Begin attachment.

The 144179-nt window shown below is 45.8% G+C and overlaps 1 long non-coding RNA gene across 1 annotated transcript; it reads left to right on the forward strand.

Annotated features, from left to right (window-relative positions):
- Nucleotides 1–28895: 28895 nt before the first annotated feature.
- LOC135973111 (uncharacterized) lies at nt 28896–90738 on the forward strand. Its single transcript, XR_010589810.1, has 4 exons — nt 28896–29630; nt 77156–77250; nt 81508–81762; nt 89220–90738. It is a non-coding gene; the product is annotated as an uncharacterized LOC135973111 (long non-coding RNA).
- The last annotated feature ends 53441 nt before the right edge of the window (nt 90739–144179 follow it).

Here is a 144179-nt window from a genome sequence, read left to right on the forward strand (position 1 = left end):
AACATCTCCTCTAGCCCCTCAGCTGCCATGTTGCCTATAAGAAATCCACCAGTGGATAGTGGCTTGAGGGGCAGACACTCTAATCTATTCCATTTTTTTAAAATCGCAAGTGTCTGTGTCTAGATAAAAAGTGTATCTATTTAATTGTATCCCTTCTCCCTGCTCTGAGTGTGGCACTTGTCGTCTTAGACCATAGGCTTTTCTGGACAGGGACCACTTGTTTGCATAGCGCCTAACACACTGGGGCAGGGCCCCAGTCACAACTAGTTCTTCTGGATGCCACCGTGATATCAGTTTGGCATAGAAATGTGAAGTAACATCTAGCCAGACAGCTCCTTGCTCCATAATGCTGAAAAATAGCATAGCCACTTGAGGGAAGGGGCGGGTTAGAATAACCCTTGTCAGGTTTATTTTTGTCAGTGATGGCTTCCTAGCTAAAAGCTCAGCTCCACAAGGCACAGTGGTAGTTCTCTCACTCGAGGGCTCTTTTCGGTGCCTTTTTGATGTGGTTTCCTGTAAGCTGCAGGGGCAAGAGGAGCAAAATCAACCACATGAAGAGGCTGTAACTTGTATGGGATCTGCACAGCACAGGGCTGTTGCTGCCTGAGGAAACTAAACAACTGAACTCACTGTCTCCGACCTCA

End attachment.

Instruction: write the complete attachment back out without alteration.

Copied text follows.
The 144179-nt window shown below is 45.8% G+C and overlaps 1 long non-coding RNA gene across 1 annotated transcript; it reads left to right on the forward strand.

Annotated features, from left to right (window-relative positions):
- Nucleotides 1–28895: 28895 nt before the first annotated feature.
- LOC135973111 (uncharacterized) lies at nt 28896–90738 on the forward strand. Its single transcript, XR_010589810.1, has 4 exons — nt 28896–29630; nt 77156–77250; nt 81508–81762; nt 89220–90738. It is a non-coding gene; the product is annotated as an uncharacterized LOC135973111 (long non-coding RNA).
- The last annotated feature ends 53441 nt before the right edge of the window (nt 90739–144179 follow it).

Here is a 144179-nt window from a genome sequence, read left to right on the forward strand (position 1 = left end):
AACATCTCCTCTAGCCCCTCAGCTGCCATGTTGCCTATAAGAAATCCACCAGTGGATAGTGGCTTGAGGGGCAGACACTCTAATCTATTCCATTTTTTTAAAATCGCAAGTGTCTGTGTCTAGATAAAAAGTGTATCTATTTAATTGTATCCCTTCTCCCTGCTCTGAGTGTGGCACTTGTCGTCTTAGACCATAGGCTTTTCTGGACAGGGACCACTTGTTTGCATAGCGCCTAACACACTGGGGCAGGGCCCCAGTCACAACTAGTTCTTCTGGATGCCACCGTGATATCAGTTTGGCATAGAAATGTGAAGTAACATCTAGCCAGACAGCTCCTTGCTCCATAATGCTGAAAAATAGCATAGCCACTTGAGGGAAGGGGCGGGTTAGAATAACCCTTGTCAGGTTTATTTTTGTCAGTGATGGCTTCCTAGCTAAAAGCTCAGCTCCACAAGGCACAGTGGTAGTTCTCTCACTCGAGGGCTCTTTTCGGTGCCTTTTTGATGTGGTTTCCTGTAAGCTGCAGGGGCAAGAGGAGCAAAATCAACCACATGAAGAGGCTGTAACTTGTATGGGATCTGCACAGCACAGGGCTGTTGCTGCCTGAGGAAACTAAACAACTGAACTCACTGTCTCCGACCTCA